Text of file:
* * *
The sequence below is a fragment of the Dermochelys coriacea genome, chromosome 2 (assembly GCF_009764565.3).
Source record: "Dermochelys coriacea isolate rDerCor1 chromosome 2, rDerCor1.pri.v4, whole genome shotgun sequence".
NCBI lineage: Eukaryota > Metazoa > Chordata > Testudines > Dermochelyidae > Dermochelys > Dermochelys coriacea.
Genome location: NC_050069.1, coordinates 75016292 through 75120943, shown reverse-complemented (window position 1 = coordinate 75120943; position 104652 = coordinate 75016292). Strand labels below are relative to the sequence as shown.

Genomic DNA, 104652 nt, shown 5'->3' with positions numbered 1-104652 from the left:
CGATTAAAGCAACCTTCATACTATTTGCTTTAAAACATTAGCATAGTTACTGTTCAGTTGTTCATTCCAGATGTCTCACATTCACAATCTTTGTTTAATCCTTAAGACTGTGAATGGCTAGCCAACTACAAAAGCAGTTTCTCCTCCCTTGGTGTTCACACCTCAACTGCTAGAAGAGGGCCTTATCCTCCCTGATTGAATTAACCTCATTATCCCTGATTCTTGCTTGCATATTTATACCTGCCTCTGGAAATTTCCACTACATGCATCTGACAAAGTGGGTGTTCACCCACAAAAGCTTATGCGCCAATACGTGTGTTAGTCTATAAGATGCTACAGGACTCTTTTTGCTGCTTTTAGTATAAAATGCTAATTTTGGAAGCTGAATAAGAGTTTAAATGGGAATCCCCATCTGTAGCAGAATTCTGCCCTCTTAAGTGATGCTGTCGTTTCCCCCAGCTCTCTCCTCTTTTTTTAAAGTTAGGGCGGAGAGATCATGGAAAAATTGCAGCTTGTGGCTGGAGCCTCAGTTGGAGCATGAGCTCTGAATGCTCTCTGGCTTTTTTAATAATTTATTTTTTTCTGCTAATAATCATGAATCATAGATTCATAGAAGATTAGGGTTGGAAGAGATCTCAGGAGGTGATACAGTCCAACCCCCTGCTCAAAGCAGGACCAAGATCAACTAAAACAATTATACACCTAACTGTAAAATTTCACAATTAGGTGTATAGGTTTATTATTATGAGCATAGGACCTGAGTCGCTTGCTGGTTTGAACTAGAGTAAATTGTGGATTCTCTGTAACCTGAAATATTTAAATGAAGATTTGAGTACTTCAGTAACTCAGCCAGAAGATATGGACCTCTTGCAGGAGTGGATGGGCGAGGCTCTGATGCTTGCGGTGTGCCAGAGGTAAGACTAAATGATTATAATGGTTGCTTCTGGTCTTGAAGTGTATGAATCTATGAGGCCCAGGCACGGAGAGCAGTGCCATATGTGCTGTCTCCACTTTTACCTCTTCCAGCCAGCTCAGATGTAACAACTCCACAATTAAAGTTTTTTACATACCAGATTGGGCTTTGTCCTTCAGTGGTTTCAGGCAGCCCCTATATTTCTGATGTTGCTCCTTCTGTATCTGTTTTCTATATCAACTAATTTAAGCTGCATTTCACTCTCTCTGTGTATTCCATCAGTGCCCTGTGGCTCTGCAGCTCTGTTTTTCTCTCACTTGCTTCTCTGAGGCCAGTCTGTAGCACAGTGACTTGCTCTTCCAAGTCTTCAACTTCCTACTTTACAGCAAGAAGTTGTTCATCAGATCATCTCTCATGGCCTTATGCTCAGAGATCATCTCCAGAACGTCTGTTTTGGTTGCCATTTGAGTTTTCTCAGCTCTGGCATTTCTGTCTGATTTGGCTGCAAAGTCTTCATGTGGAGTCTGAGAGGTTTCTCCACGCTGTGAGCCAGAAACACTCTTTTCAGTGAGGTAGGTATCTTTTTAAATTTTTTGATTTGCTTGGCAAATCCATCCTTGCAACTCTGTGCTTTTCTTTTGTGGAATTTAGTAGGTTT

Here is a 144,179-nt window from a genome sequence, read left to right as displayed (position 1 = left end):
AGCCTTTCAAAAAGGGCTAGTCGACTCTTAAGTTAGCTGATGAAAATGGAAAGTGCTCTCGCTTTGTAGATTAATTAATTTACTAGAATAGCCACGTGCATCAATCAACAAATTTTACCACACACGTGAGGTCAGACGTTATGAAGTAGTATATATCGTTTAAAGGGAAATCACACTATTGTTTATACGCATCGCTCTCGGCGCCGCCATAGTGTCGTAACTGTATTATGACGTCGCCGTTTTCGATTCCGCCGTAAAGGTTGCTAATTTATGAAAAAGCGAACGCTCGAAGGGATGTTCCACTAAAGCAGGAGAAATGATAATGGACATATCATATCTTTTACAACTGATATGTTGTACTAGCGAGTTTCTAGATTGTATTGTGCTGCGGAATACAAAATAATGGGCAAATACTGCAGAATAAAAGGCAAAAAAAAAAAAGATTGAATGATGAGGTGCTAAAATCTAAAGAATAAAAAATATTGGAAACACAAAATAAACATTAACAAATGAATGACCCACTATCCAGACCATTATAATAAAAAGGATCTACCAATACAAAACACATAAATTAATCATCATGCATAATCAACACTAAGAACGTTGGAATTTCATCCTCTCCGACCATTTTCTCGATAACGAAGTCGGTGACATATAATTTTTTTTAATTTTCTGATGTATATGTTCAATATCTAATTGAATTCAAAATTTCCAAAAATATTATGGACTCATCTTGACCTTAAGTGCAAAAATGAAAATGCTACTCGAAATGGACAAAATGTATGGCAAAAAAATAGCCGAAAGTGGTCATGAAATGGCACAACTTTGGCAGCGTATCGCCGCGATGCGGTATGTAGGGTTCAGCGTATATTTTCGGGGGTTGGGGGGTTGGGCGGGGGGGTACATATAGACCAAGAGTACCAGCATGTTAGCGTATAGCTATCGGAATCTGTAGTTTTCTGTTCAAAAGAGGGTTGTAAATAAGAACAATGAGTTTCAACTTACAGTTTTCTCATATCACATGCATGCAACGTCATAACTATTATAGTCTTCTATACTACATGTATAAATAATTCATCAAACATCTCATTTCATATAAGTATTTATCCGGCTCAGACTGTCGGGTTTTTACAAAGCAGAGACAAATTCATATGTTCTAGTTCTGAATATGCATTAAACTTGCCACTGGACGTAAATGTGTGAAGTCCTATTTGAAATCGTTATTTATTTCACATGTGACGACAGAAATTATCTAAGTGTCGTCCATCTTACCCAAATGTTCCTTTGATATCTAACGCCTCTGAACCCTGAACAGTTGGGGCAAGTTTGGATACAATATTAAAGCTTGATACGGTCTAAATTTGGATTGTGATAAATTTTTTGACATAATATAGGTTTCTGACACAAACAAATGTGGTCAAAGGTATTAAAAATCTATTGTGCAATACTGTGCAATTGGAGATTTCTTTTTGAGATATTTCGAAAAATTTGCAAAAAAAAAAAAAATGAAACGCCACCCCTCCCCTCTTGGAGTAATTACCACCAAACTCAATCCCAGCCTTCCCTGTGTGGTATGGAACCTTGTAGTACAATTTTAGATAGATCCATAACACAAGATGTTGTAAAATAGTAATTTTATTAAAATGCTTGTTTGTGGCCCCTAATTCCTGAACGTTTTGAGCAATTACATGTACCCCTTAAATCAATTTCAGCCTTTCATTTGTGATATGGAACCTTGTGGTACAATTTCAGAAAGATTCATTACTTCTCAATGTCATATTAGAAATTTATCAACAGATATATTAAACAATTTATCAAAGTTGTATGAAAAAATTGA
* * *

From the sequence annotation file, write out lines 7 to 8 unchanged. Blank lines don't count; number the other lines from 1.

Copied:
Here is a 144,179-nt window from a genome sequence, read left to right as displayed (position 1 = left end):
AGCCTTTCAAAAAGGGCTAGTCGACTCTTAAGTTAGCTGATGAAAATGGAAAGTGCTCTCGCTTTGTAGATTAATTAATTTACTAGAATAGCCACGTGCATCAATCAACAAATTTTACCACACACGTGAGGTCAGACGTTATGAAGTAGTATATATCGTTTAAAGGGAAATCACACTATTGTTTATACGCATCGCTCTCGGCGCCGCCATAGTGTCGTAACTGTATTATGACGTCGCCGTTTTCGATTCCGCCGTAAAGGTTGCTAATTTATGAAAAAGCGAACGCTCGAAGGGATGTTCCACTAAAGCAGGAGAAATGATAATGGACATATCATATCTTTTACAACTGATATGTTGTACTAGCGAGTTTCTAGATTGTATTGTGCTGCGGAATACAAAATAATGGGCAAATACTGCAGAATAAAAGGCAAAAAAAAAAAAGATTGAATGATGAGGTGCTAAAATCTAAAGAATAAAAAATATTGGAAACACAAAATAAACATTAACAAATGAATGACCCACTATCCAGACCATTATAATAAAAAGGATCTACCAATACAAAACACATAAATTAATCATCATGCATAATCAACACTAAGAACGTTGGAATTTCATCCTCTCCGACCATTTTCTCGATAACGAAGTCGGTGACATATAATTTTTTTTAATTTTCTGATGTATATGTTCAATATCTAATTGAATTCAAAATTTCCAAAAATATTATGGACTCATCTTGACCTTAAGTGCAAAAATGAAAATGCTACTCGAAATGGACAAAATGTATGGCAAAAAAATAGCCGAAAGTGGTCATGAAATGGCACAACTTTGGCAGCGTATCGCCGCGATGCGGTATGTAGGGTTCAGCGTATATTTTCGGGGGTTGGGGGGTTGGGCGGGGGGGTACATATAGACCAAGAGTACCAGCATGTTAGCGTATAGCTATCGGAATCTGTAGTTTTCTGTTCAAAAGAGGGTTGTAAATAAGAACAATGAGTTTCAACTTACAGTTTTCTCATATCACATGCATGCAACGTCATAACTATTATAGTCTTCTATACTACATGTATAAATAATTCATCAAACATCTCATTTCATATAAGTATTTATCCGGCTCAGACTGTCGGGTTTTTACAAAGCAGAGACAAATTCATATGTTCTAGTTCTGAATATGCATTAAACTTGCCACTGGACGTAAATGTGTGAAGTCCTATTTGAAATCGTTATTTATTTCACATGTGACGACAGAAATTATCTAAGTGTCGTCCATCTTACCCAAATGTTCCTTTGATATCTAACGCCTCTGAACCCTGAACAGTTGGGGCAAGTTTGGATACAATATTAAAGCTTGATACGGTCTAAATTTGGATTGTGATAAATTTTTTGACATAATATAGGTTTCTGACACAAACAAATGTGGTCAAAGGTATTAAAAATCTATTGTGCAATACTGTGCAATTGGAGATTTCTTTTTGAGATATTTCGAAAAATTTGCAAAAAAAAAAAAAATGAAACGCCACCCCTCCCCTCTTGGAGTAATTACCACCAAACTCAATCCCAGCCTTCCCTGTGTGGTATGGAACCTTGTAGTACAATTTTAGATAGATCCATAACACAAGATGTTGTAAAATAGTAATTTTATTAAAATGCTTGTTTGTGGCCCCTAATTCCTGAACGTTTTGAGCAATTACATGTACCCCTTAAATCAATTTCAGCCTTTCATTTGTGATATGGAACCTTGTGGTACAATTTCAGAAAGATTCATTACTTCTCAATGTCATATTAGAAATTTATCAACAGATATATTAAACAATTTATCAAAGTTGTATGAAAAAATTGA